By just splitting my gradebook into two categories, I was able to very easily look at a student’s grade in a parent conference and say, “Okay Mr. and Mrs. Smith, Johnny has a 90% major grade average but only a 50% minor grade average. Clearly his issue here is not doing the work he’s being assigned.” Or on the opposite, I can tell if students are working really hard and just bombing tests, and know that I need to tutor these students in study strategies as well as quiz them on their knowledge in after school tutoring sessions.
Not only was this grading policy simple, it was fair. I believe that in the secondary classroom we cannot just pass students on effort. They have to understand the content. Because of this, the major grade category has 20% more weight than the minor grade category. Now, this isn’t college though, and I don’t think students should only be assessed on knowledge. We need to prepare them for college but also support them, while helping them cultivate solid studying habits and strong work ethics, which is why I do think having the minor grade category is necessary.
Within each category to make sure the grading policy is also accurate, I use a points system to weight each grade. I don’t believe that every assignment should be out of 100 points. Varying the points gives me freedom to weight the assignments based on their depth and complexity. A daily bell ringer that takes 5-minutes would only be a 5-point minor grade. A small activity that takes 30 minutes would be a 25-point minor grade. An extensive lab that takes 2-3 class periods is worth a 100-point minor grade. For major grades, a test is always 100-points and a quiz 25-points. I have found too that students can understand the weight of points for tangibly than they can understand the weight of percentages. Note: If you put in all of your grades out of 100 points, you are basically putting all your grades in as percentages.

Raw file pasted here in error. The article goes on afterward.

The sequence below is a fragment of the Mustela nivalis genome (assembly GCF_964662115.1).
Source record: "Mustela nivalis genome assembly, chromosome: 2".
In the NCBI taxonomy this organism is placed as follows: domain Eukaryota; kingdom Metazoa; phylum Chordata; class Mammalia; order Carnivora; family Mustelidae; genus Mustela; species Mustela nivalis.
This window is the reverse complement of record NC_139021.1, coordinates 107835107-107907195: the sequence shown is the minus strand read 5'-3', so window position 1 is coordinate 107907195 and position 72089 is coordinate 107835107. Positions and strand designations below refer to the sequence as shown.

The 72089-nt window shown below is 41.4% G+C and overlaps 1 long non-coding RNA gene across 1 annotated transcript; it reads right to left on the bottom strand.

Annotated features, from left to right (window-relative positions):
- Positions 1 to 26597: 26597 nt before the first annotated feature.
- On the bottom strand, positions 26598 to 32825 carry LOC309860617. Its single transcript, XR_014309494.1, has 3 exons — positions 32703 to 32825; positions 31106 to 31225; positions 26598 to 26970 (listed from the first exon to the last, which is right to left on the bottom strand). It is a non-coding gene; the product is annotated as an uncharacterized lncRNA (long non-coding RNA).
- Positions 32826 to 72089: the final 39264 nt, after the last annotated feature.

So I developed a system of grading that I found to be simple, fair, and accurate. But did it really work? I can honestly say that over the last few years and the 600+ students I have taught and assessed using this grading policy, I have never once ended the year and looked through my grades and thought that a single student didn’t end up exactly where they should mathematically. And best of all – I have never once had to manipulate or adjust a grade to make it a more “accurate reflection” of my students’ knowledge. It is such a relief to be able to teach and grade and know that my students are being treated fairly and are ending the year with a number that truly reflects what they know and have earned – and to be able to confidently stand by my teaching and grading strategies.
So what is your grading policy? Did you get to design it on your own or do you have to use a school-wide or district-wide system? I would LOVE to hear your thoughts and what has worked in your classroom! Share in the comments below!
Want 3 FREE resources?
Subscribe to gain access to 3 exclusive newsletter freebies PLUS teaching tips, free resources, and updates about what's going in my It's Not Rocket Science classroom and store each month.